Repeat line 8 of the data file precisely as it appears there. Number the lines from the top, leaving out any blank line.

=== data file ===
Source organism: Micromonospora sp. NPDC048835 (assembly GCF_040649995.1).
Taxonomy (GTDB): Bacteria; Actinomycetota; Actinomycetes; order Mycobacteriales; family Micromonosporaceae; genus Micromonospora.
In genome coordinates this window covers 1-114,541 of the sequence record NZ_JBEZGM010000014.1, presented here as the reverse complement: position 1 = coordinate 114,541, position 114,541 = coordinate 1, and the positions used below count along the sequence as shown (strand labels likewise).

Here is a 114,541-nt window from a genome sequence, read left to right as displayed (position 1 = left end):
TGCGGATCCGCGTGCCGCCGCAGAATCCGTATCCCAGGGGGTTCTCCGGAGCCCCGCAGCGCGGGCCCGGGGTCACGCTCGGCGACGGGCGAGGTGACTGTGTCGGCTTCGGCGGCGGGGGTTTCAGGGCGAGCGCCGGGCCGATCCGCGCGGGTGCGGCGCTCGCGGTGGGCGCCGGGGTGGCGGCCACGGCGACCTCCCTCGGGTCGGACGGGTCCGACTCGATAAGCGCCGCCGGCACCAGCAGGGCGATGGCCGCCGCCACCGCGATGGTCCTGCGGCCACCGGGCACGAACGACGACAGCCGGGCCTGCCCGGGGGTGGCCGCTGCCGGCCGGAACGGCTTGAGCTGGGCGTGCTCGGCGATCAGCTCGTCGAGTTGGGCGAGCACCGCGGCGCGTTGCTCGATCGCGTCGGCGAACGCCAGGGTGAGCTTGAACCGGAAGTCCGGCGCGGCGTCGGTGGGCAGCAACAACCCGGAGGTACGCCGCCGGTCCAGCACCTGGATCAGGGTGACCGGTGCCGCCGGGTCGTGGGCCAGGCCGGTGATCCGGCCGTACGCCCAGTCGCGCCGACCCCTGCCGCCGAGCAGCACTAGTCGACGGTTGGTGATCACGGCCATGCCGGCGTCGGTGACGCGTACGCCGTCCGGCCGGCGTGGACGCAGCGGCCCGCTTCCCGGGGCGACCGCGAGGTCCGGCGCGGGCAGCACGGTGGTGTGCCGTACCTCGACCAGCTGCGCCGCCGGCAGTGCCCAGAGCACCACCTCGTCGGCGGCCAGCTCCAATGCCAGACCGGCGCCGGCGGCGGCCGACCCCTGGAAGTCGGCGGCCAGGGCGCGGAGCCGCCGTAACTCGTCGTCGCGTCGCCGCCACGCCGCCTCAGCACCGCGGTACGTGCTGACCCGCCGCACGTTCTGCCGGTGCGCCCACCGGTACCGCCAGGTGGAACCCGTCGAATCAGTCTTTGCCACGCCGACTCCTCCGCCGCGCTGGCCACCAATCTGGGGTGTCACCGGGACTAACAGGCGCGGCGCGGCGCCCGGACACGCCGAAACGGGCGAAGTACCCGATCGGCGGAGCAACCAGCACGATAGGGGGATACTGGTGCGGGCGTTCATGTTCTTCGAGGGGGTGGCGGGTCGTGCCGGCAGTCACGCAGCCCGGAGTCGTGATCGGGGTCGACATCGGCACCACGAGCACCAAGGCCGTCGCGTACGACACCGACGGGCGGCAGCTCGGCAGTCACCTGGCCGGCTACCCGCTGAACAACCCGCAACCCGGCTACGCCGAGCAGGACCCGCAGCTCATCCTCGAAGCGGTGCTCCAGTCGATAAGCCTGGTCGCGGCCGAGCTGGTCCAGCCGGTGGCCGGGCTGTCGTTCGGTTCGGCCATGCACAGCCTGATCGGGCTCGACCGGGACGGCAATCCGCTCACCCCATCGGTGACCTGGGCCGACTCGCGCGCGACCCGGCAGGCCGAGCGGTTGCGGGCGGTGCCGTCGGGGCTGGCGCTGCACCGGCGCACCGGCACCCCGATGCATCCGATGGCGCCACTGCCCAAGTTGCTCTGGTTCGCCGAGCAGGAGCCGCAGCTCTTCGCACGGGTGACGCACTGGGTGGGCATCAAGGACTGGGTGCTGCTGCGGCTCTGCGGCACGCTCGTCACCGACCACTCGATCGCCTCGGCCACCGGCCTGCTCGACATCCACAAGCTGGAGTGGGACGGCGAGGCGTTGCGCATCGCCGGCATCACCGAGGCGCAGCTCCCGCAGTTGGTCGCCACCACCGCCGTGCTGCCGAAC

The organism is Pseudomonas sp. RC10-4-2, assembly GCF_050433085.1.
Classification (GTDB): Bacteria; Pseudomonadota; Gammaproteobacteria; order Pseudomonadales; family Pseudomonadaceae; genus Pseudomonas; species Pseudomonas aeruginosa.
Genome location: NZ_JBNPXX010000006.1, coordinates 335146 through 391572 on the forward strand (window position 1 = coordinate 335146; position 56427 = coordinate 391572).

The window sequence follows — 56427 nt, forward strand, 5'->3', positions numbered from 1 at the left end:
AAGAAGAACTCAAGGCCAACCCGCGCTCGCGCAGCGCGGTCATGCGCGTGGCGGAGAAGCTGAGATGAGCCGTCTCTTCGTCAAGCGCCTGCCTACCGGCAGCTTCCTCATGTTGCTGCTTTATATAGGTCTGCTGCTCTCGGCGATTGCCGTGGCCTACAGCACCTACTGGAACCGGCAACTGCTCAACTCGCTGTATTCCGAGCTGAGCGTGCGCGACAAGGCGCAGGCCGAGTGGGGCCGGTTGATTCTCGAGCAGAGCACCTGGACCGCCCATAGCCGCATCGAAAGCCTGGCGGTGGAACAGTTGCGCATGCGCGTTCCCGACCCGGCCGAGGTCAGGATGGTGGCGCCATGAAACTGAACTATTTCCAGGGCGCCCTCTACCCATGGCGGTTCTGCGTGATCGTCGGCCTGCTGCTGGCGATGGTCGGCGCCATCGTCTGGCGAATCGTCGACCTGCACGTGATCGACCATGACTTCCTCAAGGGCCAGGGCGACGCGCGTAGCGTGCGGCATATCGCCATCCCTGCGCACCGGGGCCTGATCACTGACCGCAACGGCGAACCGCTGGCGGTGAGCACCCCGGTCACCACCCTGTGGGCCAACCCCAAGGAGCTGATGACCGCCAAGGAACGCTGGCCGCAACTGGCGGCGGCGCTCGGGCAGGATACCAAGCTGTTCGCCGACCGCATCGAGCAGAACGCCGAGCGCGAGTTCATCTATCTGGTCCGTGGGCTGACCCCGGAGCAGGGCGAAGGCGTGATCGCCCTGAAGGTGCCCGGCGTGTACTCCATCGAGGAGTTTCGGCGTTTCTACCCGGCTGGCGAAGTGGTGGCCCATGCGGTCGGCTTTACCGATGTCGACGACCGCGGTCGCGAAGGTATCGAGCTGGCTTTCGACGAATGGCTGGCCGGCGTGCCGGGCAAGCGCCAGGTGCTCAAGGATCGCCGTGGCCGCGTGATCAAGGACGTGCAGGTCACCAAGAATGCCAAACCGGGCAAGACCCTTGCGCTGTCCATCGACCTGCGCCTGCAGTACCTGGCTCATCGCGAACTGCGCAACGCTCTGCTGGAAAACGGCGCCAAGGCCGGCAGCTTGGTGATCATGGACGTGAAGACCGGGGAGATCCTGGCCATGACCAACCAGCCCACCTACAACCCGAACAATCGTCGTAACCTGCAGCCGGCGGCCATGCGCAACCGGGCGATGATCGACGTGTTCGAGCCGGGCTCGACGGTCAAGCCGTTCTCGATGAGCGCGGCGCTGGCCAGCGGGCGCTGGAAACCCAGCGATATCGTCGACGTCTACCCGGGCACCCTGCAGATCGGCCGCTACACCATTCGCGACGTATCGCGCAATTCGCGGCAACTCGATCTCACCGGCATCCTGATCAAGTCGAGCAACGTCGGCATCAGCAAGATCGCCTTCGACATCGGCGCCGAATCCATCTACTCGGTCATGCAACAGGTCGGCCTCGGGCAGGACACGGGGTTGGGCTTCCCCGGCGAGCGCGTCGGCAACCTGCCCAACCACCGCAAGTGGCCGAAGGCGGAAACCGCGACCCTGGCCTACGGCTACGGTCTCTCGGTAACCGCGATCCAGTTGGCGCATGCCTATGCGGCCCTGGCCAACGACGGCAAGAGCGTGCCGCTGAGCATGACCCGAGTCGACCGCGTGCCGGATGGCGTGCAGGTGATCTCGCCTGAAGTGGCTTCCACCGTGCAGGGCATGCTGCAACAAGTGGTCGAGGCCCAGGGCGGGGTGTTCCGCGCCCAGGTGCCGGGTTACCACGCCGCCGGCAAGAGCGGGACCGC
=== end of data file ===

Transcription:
Genome location: NZ_JBNPXX010000006.1, coordinates 335146 through 391572 on the forward strand (window position 1 = coordinate 335146; position 56427 = coordinate 391572).